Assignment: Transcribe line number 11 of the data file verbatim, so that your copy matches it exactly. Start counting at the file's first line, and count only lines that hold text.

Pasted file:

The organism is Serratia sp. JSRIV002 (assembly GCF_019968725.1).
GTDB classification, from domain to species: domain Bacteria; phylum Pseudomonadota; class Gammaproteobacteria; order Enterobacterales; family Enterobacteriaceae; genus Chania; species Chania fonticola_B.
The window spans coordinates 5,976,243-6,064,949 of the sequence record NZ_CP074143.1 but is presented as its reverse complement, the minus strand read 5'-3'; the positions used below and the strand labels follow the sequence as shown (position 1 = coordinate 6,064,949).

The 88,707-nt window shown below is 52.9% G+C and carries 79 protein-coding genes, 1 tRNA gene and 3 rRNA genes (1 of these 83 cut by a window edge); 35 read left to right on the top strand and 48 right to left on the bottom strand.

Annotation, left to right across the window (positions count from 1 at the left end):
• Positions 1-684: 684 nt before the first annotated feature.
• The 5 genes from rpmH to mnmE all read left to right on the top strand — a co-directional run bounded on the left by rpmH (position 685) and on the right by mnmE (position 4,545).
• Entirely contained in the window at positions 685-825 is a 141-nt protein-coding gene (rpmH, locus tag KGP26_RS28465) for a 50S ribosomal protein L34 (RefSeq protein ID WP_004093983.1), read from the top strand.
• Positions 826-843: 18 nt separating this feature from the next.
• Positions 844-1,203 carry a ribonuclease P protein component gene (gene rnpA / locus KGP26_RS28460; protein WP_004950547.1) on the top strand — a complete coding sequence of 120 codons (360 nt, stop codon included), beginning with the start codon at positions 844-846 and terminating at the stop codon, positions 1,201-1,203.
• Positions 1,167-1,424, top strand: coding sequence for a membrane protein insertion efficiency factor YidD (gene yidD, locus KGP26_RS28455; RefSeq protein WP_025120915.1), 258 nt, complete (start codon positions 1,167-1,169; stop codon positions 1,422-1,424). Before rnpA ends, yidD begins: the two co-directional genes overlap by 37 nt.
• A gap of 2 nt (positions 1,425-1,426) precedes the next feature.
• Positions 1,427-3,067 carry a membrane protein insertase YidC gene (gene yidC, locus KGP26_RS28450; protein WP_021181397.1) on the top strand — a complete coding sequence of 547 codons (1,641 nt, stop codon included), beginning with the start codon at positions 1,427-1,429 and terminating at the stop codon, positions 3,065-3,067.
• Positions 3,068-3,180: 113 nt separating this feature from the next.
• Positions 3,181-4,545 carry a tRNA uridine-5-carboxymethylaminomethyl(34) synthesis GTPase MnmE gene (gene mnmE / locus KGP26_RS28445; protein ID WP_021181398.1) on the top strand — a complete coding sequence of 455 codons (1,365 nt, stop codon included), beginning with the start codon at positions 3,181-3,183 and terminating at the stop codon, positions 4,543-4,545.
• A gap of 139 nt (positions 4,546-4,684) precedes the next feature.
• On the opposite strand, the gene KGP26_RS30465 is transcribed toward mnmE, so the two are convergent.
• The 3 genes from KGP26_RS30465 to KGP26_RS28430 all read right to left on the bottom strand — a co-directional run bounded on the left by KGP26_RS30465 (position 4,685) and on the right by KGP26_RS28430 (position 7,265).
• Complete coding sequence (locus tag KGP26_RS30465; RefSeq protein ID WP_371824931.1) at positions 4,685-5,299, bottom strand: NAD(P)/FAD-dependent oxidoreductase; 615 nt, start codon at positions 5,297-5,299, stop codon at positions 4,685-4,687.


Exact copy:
• Positions 1,167-1,424, top strand: coding sequence for a membrane protein insertion efficiency factor YidD (gene yidD, locus KGP26_RS28455; RefSeq protein WP_025120915.1), 258 nt, complete (start codon positions 1,167-1,169; stop codon positions 1,422-1,424). Before rnpA ends, yidD begins: the two co-directional genes overlap by 37 nt.